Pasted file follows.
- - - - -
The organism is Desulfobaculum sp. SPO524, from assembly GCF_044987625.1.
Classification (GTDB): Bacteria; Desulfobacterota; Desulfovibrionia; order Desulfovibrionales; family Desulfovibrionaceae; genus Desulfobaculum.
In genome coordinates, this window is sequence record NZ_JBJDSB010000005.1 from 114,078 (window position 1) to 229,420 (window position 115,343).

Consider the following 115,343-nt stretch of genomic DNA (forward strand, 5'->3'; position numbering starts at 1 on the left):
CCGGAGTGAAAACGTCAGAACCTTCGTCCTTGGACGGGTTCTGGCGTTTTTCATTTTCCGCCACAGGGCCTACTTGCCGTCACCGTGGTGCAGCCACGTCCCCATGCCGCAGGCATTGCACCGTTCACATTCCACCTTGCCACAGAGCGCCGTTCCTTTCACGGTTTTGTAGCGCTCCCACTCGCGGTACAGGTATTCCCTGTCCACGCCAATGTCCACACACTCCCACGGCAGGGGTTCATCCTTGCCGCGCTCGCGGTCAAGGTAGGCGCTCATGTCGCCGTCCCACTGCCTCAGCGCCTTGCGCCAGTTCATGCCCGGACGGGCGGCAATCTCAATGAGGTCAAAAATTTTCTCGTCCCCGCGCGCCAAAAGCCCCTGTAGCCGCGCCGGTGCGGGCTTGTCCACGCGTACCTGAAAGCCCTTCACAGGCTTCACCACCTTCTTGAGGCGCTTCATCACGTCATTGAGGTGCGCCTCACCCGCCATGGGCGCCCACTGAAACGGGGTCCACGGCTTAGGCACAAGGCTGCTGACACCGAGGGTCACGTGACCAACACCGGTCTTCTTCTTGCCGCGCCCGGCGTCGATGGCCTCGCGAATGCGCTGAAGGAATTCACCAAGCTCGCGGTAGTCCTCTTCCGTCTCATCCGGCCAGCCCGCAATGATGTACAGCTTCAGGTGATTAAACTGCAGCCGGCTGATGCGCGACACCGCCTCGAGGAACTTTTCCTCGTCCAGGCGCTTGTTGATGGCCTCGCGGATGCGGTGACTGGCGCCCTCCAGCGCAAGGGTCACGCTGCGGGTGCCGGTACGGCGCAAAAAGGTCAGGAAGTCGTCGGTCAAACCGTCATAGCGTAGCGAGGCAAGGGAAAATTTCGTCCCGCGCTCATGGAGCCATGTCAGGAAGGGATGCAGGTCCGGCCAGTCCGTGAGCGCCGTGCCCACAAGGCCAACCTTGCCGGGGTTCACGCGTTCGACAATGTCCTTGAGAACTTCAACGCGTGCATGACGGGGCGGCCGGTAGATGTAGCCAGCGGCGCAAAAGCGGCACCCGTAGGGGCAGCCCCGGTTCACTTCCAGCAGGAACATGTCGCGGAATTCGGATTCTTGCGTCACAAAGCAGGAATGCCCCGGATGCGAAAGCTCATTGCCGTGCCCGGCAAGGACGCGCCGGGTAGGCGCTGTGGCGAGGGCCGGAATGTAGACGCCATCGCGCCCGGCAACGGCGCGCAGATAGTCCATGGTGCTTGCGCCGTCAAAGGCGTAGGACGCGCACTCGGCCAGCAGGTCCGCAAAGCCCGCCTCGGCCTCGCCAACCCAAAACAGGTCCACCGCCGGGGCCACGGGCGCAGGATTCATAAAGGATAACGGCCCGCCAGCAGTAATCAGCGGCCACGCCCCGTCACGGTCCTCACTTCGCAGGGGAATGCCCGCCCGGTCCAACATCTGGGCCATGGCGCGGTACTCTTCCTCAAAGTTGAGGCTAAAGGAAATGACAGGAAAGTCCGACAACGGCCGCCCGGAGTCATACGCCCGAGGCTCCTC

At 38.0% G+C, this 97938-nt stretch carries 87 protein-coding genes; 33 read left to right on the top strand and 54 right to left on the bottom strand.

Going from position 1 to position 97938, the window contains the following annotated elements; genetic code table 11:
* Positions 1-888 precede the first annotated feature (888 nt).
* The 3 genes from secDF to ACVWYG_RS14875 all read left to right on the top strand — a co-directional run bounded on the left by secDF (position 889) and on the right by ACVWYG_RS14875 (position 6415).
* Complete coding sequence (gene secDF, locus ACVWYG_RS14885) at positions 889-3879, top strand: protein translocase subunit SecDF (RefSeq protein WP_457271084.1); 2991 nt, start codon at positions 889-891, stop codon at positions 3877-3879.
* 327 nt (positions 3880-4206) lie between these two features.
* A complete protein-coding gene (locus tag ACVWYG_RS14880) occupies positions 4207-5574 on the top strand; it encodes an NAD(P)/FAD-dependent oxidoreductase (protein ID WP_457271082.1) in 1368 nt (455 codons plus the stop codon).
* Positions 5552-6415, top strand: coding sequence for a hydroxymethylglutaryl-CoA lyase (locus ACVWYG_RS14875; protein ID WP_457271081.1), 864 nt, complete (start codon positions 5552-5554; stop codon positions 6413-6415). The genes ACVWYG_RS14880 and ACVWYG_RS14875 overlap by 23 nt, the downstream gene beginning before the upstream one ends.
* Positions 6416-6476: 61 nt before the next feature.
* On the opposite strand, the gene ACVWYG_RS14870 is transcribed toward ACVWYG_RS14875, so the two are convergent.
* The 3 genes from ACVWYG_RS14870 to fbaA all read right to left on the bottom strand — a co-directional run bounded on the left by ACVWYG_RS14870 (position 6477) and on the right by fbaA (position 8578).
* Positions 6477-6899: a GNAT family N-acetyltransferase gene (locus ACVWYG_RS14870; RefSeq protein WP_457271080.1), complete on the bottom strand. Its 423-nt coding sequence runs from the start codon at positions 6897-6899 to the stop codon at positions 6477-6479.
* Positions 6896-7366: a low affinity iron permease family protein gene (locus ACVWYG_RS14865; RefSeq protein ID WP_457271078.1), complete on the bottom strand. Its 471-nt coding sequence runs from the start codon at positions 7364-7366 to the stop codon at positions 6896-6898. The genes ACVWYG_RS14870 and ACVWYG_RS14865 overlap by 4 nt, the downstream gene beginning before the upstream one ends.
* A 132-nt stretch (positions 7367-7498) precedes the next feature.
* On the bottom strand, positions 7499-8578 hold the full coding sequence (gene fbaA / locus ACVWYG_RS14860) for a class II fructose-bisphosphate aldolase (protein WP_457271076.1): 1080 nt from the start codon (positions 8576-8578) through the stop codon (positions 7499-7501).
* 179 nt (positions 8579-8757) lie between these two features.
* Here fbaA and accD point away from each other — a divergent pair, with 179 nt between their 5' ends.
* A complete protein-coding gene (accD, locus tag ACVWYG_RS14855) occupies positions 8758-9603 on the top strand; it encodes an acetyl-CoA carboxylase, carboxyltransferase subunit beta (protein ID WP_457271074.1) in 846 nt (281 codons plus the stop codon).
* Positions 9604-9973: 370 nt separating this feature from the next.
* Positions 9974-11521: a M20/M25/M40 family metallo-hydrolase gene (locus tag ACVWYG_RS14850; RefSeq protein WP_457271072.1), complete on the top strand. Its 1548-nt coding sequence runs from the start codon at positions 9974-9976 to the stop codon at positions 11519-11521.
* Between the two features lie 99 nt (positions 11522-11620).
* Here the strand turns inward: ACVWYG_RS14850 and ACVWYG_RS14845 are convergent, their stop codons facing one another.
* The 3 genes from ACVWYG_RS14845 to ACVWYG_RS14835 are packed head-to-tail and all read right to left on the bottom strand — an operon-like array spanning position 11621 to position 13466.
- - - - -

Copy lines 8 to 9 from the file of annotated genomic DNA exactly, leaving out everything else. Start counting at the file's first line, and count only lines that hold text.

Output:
* Positions 1-888 precede the first annotated feature (888 nt).
* The 3 genes from secDF to ACVWYG_RS14875 all read left to right on the top strand — a co-directional run bounded on the left by secDF (position 889) and on the right by ACVWYG_RS14875 (position 6415).